It was shown in human bone marrow stromal cells (BMSCs) that in osteoporosis the number of clonogenic BMSCs was reduced, corresponding to decreased levels of Tet1 and Tet2, factors, which are able to erase DNA methylation. During normal osteogenesis, TET1 and TET2 levels were enhanced with an increased binding to the Osterix promoter [163,167]. Yang et al. detected an osteopenic phenotype and decreased Runx2 expression in Tet1−/−Prx1creTet2fl/fl mice. After the authors demonstrated that the use of siRNAs against TET1 and TET2 led to reduced stem cell properties in bone marrow MSCs (BMMSCs), they found via RNA-seq and qPCR in their mouse model that miRNAs targeting Runx2 gene expression were significantly higher in the knockout mice and a treatment with mimics of these miRNAs increased Runx2 expression in BMMSCs. The authors used chromatin immunoprecipitation (ChIP)-qPCR to demonstrate that TET1 and TET2 directly bind to the CpG island of the P2rX7 promoter, a gene which has been linked to exosome release in earlier studies. After a depletion of Tet1 and Tet2, the subsequent methylation led to impaired self-renewal and differentiation potential on the stem cell level in the bone marrow, thus leading to an osteopenic phenotype [168]. Rising evidence shows a broad involvement of several miRNAs in osteoporosis, such as miR-297a-5p, miR-297b-5p, and miR-297c-5p. These are accumulating intracellularly, inhibiting RUNX2 expression, and thereby promoting an osteoporotic phenotype. This TET/P2rX7/RUNX2 cascade may serve as a target for novel therapeutic approaches [168,169]. Again, the link of Tet1/2 to aging has been made by Gontier et al. in the mouse brain, where a Tet2 reduction was detected in the hippocampi of aged mice, and the application of high-titer lentivirus encoding for Tet2 shRNA in young adult mice caused deficits in short-term and long-term learning [170].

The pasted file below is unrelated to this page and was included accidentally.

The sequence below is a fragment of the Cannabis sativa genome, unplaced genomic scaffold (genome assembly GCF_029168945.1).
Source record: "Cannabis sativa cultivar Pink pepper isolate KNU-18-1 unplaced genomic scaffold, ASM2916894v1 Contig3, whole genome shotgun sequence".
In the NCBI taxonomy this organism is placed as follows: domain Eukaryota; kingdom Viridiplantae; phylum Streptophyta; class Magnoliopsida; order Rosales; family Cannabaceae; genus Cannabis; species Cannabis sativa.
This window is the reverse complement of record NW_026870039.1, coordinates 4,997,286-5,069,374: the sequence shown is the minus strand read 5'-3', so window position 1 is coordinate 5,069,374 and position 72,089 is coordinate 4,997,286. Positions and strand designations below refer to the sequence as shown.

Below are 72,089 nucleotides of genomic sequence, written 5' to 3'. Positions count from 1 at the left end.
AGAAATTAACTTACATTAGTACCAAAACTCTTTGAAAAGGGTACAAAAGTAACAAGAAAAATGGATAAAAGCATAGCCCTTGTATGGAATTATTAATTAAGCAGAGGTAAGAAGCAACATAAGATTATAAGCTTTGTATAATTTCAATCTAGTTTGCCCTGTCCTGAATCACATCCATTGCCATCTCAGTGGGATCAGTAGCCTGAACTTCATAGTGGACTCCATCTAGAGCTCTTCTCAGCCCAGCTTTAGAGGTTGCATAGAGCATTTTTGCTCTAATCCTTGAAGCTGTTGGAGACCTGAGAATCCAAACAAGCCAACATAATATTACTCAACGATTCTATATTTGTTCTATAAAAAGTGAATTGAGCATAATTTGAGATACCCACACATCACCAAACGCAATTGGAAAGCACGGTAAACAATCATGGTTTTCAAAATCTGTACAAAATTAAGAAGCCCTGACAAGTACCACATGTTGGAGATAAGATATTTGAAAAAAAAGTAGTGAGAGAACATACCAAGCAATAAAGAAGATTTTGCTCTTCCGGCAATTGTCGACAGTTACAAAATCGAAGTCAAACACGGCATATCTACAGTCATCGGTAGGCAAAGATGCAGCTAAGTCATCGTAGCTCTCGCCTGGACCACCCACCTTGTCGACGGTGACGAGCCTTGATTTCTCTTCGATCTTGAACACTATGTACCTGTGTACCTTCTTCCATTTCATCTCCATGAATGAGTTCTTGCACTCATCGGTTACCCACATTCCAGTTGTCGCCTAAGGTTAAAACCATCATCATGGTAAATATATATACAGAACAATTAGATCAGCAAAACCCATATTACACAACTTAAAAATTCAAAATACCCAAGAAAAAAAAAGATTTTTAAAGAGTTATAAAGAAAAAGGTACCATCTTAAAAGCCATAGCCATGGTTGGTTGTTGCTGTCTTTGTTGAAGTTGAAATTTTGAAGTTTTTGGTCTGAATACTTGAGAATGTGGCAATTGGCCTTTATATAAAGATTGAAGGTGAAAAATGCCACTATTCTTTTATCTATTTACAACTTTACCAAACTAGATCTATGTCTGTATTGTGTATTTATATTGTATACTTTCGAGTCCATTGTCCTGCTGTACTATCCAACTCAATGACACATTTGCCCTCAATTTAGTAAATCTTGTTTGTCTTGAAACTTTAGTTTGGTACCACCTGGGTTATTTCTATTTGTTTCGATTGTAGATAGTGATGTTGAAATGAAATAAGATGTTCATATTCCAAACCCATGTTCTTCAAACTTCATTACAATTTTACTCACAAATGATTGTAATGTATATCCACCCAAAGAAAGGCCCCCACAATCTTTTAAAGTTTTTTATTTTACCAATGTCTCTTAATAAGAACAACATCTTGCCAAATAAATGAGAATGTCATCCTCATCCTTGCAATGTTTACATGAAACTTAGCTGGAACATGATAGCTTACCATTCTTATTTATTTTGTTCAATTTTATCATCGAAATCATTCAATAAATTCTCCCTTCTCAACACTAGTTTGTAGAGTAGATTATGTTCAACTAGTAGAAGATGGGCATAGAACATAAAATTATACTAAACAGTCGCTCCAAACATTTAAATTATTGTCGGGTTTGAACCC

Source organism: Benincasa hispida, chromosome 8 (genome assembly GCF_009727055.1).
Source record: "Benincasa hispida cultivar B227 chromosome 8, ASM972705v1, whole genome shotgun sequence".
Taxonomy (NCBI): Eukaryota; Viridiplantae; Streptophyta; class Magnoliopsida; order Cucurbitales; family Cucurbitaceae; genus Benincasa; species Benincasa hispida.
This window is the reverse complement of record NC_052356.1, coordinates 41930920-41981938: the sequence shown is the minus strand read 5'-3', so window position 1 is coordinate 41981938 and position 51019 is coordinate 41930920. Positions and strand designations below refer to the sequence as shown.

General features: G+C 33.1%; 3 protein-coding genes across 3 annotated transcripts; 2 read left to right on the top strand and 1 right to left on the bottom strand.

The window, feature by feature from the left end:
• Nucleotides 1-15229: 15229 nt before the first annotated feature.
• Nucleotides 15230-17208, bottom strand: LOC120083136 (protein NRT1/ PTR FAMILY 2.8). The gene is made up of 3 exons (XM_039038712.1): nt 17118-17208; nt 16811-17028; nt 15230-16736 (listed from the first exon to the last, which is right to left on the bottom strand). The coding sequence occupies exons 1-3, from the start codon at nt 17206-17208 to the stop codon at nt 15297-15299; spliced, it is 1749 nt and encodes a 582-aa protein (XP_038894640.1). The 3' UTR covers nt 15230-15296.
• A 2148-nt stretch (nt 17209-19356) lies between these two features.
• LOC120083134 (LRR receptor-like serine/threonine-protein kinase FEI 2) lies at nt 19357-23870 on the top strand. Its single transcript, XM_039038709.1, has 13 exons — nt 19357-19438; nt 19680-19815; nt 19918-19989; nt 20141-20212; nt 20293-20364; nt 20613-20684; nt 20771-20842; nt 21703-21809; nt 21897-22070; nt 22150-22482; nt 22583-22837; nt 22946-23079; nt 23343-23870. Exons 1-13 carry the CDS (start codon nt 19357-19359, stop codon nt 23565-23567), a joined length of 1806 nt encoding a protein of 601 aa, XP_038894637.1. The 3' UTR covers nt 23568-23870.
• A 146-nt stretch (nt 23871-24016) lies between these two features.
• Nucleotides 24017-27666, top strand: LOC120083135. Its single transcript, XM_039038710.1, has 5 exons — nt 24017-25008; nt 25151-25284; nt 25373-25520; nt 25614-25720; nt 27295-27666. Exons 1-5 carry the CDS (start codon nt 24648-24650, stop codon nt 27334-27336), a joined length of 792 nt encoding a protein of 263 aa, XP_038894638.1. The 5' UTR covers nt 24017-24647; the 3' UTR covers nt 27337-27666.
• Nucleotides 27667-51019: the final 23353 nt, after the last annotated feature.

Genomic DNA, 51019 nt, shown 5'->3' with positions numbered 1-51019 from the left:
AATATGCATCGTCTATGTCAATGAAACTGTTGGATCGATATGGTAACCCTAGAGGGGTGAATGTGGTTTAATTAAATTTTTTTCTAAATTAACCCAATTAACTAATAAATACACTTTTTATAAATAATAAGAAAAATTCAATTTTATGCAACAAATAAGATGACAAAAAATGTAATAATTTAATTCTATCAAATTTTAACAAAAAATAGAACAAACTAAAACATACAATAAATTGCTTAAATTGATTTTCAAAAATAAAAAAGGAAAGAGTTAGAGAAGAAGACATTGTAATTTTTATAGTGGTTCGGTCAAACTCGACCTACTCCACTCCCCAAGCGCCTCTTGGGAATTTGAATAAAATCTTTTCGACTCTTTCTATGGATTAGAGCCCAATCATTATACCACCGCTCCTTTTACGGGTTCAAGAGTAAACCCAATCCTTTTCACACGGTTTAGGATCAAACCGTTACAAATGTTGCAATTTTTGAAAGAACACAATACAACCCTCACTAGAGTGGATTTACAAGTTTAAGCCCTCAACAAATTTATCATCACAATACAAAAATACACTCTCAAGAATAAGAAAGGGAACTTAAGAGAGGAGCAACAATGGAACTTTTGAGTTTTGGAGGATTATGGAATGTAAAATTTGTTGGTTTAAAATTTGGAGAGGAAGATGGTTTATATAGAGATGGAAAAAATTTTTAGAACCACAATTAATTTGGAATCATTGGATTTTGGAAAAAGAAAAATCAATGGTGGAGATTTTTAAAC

Mechanistically, an imbalance between histone modifications of osteogenic and adipogenic genes was proposed as an underlying mechanism of the development of musculoskeletal diseases. For instance, HDAC3 promotes osteogenesis and inhibits lipogenesis, while EZH2 and HDAC6 show opposite effects [165,171]. In bone marrow aspirates from human adults, it was demonstrated via retroviral-mediated enforced Ezh2 expression in MSCs that the differentiation potential into adipocytes was higher compared to vector control cells, along with reduced Runx2 transcription. Subsequent siRNA-mediated EZH2 depletion led to enhanced RUNX2 expression. Using ChIP-qPCR, the authors demonstrated that enforced EZH2 expression in MSCs resulted in increased H3K27me3 on transcriptional start sites of RUNX2, leading to a suppression of osteogenesis and marking EZH2 as positive regulator of adipogenesis and negative regulator of osteogenesis [171,172,173,174,175]. In another study, age-related bone loss was found linked to an increase in EZH2. In osteoporotic mice, Jing et al. detected via ChIP-qPCR that EZH2 was enriched at promoters of Wnt pathway members in BMSCs and a knockdown of EZH2 decreased H3K27me3 occupancy on these factors enhancing the Runx2 and Osterix expression and subsequently osteogenic differentiation. Accordingly, the authors suggested the H3K27me3 inhibitor DZNep as a potential therapeutic substance for anti-osteoporotic treatment [172].